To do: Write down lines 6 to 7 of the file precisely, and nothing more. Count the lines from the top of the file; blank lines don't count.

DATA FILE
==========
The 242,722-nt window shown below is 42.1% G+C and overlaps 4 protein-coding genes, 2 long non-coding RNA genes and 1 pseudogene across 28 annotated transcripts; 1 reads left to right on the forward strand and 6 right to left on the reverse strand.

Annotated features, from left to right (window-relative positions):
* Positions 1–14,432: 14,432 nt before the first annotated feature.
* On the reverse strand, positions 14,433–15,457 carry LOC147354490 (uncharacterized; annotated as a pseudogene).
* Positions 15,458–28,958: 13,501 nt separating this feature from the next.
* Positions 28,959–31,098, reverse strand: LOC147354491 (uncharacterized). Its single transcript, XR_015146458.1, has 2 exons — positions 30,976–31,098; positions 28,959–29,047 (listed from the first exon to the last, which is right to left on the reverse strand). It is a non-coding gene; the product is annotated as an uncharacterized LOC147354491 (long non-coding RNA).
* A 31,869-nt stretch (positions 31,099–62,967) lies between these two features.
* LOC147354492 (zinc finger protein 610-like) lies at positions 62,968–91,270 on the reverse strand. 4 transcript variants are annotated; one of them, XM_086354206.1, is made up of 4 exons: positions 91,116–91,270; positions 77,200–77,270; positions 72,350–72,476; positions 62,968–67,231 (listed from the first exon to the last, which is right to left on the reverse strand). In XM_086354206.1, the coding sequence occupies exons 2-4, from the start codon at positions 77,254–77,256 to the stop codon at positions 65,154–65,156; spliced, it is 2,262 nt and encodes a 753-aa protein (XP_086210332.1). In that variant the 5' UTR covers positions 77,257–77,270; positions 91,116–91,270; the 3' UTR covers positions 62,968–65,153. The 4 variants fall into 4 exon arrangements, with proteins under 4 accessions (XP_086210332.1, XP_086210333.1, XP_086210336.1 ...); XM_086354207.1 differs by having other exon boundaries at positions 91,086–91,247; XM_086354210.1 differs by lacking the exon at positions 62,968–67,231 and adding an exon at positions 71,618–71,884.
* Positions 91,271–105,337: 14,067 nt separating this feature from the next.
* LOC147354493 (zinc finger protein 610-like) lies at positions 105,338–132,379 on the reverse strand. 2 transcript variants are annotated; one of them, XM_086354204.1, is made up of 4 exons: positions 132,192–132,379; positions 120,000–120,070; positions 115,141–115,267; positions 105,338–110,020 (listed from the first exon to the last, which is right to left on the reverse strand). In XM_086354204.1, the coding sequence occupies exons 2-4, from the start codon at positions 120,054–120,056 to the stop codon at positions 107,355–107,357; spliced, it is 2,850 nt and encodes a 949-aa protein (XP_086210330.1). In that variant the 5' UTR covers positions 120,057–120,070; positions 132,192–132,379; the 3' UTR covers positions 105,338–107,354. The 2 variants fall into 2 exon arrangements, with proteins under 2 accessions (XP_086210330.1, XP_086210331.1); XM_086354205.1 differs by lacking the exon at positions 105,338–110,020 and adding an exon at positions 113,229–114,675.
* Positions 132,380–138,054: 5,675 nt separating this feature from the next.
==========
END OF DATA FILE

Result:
* Positions 28,959–31,098, reverse strand: LOC147354491 (uncharacterized). Its single transcript, XR_015146458.1, has 2 exons — positions 30,976–31,098; positions 28,959–29,047 (listed from the first exon to the last, which is right to left on the reverse strand). It is a non-coding gene; the product is annotated as an uncharacterized LOC147354491 (long non-coding RNA).
* A 31,869-nt stretch (positions 31,099–62,967) lies between these two features.